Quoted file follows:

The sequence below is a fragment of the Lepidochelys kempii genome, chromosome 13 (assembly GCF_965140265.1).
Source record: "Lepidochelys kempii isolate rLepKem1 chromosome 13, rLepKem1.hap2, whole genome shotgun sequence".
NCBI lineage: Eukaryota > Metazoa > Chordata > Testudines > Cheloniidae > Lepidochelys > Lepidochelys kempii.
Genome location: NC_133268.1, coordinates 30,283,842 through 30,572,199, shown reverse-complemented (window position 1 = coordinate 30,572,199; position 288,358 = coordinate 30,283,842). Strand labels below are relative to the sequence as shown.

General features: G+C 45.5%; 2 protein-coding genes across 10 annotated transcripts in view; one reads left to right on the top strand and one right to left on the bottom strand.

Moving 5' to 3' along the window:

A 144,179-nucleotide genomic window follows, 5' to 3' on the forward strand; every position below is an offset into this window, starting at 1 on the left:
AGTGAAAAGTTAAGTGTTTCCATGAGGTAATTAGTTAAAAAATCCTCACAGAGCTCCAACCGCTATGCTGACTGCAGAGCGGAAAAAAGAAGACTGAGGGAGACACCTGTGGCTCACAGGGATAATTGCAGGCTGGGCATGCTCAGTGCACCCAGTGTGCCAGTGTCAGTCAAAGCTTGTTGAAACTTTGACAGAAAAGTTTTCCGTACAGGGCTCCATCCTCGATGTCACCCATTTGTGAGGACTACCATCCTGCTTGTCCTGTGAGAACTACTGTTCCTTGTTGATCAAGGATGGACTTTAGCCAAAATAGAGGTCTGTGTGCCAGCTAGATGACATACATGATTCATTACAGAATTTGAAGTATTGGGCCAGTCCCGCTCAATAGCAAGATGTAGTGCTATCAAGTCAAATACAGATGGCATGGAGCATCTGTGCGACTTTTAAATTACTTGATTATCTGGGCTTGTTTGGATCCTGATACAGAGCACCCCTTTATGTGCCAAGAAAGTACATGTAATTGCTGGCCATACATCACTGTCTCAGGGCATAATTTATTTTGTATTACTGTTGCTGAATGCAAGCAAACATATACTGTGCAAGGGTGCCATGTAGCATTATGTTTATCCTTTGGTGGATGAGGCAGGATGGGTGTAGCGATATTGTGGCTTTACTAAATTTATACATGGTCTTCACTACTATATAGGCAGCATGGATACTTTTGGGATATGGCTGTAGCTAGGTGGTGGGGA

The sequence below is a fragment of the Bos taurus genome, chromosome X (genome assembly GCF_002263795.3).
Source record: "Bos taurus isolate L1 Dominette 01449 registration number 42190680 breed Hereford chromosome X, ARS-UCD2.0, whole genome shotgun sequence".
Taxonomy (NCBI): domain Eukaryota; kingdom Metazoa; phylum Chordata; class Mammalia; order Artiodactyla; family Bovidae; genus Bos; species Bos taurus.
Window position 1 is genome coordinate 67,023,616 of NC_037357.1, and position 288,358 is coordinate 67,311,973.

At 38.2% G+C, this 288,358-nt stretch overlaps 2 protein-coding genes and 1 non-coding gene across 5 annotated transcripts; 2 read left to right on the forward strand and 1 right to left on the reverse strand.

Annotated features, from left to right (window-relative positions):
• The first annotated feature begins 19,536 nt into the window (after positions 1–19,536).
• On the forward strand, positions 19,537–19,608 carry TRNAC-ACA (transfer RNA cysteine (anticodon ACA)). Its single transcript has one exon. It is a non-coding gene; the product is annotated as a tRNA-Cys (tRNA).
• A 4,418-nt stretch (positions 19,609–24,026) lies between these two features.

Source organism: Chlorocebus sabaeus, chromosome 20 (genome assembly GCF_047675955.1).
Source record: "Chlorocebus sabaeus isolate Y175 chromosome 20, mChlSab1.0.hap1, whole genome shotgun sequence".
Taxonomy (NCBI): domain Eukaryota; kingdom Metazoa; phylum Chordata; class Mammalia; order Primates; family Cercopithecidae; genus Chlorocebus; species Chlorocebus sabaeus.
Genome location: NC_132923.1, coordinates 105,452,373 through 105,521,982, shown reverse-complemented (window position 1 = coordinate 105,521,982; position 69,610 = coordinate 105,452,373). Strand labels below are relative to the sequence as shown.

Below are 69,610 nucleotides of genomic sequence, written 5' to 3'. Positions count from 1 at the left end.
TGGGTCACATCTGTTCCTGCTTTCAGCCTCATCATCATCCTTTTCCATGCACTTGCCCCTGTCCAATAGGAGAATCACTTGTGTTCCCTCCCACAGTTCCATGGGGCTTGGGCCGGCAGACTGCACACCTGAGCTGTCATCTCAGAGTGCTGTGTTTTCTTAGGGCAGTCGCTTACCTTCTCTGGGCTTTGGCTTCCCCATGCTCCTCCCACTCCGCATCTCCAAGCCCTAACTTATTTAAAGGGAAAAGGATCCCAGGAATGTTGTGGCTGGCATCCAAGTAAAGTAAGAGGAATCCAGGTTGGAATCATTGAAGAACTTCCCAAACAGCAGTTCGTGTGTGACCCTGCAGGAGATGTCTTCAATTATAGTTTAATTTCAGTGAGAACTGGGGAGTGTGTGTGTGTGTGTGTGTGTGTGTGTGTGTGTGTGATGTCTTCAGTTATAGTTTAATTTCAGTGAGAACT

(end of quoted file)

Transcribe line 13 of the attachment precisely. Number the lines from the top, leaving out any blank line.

At 38.2% G+C, this 288,358-nt stretch overlaps 2 protein-coding genes and 1 non-coding gene across 5 annotated transcripts; 2 read left to right on the forward strand and 1 right to left on the reverse strand.